“Moreover, the ongoing fighting between the military government and insurgent militias has heavily weighed on the economy. Trades routes have been impacted, which in turn is resulting in longer delivery times for inputs.” 

In Malaysia, manufacturers saw conditions worsen in April, albeit at a slower pace, with a headline figure of 49.0. This was higher than March’s figure of 48.4.  

“Evidence is currently pointing to demand conditions moving on an upward trajectory, given the softer moderations in production, new business and purchasing,” said Usamah Bhatti, an economist at S&P Global Market Intelligence, in Malaysia’s PMI release.  

“Better still, manufacturers will be buoyed by the renewed expansion in new export sales, with the rate of growth the strongest recorded in three years.” 

Thailand’s manufacturing sector remained in contraction in April with a headline figure of 48.6, worsened from 49.1 a month prior.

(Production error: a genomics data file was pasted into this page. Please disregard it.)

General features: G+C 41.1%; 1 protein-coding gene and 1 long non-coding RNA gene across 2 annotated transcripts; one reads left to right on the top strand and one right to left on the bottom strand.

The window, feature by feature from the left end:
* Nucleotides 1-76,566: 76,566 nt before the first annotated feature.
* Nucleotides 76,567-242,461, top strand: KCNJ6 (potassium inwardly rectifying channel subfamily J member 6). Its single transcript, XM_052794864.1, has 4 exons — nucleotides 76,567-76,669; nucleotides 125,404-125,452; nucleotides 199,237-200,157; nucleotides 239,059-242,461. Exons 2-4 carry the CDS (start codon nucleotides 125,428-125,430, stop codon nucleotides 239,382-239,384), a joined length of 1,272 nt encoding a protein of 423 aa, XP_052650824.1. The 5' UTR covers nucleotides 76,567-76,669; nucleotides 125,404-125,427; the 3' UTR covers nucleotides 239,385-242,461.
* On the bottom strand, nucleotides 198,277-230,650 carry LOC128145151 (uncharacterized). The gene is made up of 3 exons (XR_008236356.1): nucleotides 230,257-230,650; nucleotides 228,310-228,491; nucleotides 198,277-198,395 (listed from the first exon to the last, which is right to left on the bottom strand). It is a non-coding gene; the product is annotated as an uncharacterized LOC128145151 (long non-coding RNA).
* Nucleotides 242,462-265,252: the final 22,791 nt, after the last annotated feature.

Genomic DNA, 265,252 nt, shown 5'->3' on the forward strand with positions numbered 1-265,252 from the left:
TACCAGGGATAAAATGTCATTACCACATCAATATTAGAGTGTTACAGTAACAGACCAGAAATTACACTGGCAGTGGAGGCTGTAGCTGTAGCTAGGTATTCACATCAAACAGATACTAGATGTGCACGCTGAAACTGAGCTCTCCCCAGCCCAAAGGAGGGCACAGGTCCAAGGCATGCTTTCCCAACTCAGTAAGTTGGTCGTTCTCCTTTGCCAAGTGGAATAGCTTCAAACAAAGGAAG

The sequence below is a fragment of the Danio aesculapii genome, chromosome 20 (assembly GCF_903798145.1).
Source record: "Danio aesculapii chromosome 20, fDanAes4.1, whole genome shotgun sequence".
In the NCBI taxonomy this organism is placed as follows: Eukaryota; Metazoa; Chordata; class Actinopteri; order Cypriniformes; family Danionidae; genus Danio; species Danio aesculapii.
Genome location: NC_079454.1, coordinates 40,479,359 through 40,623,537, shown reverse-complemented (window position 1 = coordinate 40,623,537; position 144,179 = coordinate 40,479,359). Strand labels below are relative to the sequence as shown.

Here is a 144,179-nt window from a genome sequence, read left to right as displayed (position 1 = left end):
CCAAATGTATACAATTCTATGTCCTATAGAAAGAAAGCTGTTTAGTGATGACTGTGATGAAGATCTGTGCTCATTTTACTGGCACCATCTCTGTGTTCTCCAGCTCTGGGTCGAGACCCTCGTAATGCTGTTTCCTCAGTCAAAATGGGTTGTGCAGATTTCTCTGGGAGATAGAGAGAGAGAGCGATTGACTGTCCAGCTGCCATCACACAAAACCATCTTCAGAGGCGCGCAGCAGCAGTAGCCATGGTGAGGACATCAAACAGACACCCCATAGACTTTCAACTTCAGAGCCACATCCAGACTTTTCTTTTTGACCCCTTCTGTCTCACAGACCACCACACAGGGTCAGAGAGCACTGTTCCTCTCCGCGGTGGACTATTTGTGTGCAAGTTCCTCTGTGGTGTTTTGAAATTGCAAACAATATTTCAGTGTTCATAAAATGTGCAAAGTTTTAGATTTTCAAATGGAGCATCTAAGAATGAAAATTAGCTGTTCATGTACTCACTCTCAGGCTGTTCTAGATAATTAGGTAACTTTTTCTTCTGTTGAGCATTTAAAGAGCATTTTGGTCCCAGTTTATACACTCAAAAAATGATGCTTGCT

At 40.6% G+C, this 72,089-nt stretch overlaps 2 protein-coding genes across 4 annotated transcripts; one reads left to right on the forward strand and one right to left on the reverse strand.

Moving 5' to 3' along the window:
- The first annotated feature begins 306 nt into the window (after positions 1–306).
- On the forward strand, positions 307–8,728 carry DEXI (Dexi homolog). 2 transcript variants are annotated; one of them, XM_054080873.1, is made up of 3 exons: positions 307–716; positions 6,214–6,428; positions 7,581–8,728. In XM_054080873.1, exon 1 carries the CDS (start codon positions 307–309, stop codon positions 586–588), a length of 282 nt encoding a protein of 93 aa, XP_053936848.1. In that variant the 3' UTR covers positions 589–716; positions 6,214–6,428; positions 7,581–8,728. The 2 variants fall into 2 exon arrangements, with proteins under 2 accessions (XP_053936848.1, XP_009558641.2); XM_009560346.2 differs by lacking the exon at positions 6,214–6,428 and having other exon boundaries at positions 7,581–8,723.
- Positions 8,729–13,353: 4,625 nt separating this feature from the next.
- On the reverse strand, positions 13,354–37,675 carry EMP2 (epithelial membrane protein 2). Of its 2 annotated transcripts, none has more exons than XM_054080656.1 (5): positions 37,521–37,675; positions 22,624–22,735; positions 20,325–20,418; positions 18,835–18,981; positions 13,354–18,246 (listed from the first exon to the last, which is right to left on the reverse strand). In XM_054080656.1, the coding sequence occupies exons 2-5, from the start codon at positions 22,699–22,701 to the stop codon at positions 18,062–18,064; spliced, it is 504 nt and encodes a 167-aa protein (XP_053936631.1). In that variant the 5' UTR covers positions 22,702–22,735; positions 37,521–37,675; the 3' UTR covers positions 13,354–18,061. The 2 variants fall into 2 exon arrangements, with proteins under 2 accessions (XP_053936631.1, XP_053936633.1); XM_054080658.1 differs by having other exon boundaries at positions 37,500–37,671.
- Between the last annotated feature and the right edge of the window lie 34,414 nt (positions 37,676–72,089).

“Business conditions in the Thai manufacturing sector deteriorated for a survey record-equaling ninth month running in April, with the current downturn matching the length of the pandemic-related contraction that ran from January to September 2020,” said Trevor Balchin, an economics director at S&P Global Market Intelligence, in a separate release.  

“The PMI fell further below the no-change mark of 50.0 in April due to a sharper decline in new orders, a renewed drop in output and steeper cut to input inventories.” 


Looking ahead, external demand is still under threat from global economic powerhouses maintaining higher interest rates in a bid to keep inflation under control.   

“April’s PMI data signaled that business optimism eased in various ASEAN economies with concerns surrounding the impact from elevated interest rates and inflation affecting some manufacturers’ sentiment,” Pan told DNA.   

This is stemming from worries that high interest rates and rising costs may dampen the recovery in global goods demand, thereby limiting output in the year ahead.” 

The S&P Global ASEAN manufacturing PMI is compiled by S&P Global from responses to monthly questionnaires sent to purchasing managers in panels of manufacturers in Indonesia, Malaysia, Myanmar, the Philippines, Singapore, Thailand and Vietnam, totaling around 2,100 manufacturers. These countries account for 98% of ASEAN manufacturing value added, according to World Bank world development indicator.    

Data for the PMI were collected between April 4 and 24.